Pronunciation: (wet), [key]
—adj., wet•ter, wet•test,
—n., v., wet or wet•ted, wet•ting.
1. moistened, covered, or soaked with water or some other liquid: wet hands.
2. in a liquid form or state: wet paint.
3. characterized by the presence or use of water or other liquid.
4. moistened or dampened with rain; rainy: Wet streets make driving hazardous.
5. allowing or favoring the sale of alcoholic beverages: a wet town.
6. characterized by frequent rain, mist, etc.: the wet season.
7. laden with a comparatively high percent of moisture or vapor, esp. water vapor: There was a wet breeze from the west.
b. marked by drinking: a wet night.
9. using water or done under or in water, as certain chemical, mining, and manufacturing processes.
10. all wet, Informal.completely mistaken; in error: He insisted that our assumptions were all wet.
11. wet behind the ears, immature; naive; green: She was too wet behind the ears to bear such responsibilities.
1. something that is or makes wet, as water or other liquid; moisture: The wet from the earth had made the basement unlivable.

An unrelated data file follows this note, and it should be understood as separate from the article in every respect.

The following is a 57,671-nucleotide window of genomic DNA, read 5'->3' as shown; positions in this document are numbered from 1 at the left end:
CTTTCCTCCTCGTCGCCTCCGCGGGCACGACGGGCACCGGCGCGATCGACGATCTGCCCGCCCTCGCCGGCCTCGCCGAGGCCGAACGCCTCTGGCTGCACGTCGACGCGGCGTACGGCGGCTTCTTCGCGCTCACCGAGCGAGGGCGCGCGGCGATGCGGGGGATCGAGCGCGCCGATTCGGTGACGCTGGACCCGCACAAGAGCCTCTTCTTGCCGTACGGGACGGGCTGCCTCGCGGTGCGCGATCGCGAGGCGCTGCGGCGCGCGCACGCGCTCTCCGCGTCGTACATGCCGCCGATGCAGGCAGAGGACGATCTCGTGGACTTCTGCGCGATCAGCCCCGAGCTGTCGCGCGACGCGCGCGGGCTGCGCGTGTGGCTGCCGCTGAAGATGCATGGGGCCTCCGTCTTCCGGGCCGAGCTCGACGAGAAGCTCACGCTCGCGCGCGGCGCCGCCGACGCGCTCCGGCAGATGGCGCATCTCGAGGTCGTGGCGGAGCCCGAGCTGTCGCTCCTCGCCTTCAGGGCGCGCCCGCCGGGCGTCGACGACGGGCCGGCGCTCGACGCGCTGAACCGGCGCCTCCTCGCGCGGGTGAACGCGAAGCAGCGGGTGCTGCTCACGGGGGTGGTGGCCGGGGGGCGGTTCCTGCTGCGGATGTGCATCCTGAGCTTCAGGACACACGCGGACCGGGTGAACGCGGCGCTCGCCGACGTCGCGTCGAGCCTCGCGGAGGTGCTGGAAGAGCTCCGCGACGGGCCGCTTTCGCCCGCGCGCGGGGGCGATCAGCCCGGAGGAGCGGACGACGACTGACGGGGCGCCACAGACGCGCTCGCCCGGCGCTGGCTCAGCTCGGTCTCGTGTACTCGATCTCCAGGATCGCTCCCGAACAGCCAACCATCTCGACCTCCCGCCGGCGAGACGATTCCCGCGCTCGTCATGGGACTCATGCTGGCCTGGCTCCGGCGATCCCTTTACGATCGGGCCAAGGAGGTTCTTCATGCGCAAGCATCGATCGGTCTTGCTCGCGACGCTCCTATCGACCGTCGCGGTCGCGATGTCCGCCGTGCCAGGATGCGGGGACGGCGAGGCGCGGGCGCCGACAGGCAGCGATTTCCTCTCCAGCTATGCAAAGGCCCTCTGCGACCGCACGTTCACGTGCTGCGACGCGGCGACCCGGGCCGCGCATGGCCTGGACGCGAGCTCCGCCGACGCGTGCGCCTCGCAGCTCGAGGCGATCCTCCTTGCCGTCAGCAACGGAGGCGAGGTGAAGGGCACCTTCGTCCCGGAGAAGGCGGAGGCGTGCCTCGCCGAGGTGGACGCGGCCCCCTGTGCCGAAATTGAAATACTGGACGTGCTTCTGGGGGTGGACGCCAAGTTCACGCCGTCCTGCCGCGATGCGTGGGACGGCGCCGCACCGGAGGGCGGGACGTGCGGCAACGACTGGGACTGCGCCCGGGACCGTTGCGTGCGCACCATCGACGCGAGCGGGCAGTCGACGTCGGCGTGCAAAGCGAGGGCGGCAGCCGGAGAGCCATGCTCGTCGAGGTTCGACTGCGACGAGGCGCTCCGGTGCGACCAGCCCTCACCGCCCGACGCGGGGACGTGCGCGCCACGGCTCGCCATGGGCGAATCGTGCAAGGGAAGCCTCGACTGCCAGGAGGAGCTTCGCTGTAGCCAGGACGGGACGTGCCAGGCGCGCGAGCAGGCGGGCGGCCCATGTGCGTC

2. damp weather; rain: Stay out of the wet as much as possible.
3. a person in favor of allowing the manufacture and sale of alcoholic beverages.
4. Informal (disparaging and offensive). a wetback.
1. to make (something) wet, as by moistening or soaking (sometimes fol. by through or down): Wet your hands before soaping them.
2. to urinate on or in: The dog had wet the carpet.
1. to become wet (sometimes fol. by through or down): Dampness may cause plastered walls to wet. My jacket has wet through.
2. (of animals and children) to urinate.
3. wet out,to treat (fabric) with a wetting agent to increase its absorbency.
4. wet one's whistle. See whistle (def. 16).
Random House Unabridged Dictionary, Copyright © 1997, by Random House, Inc., on Infoplease.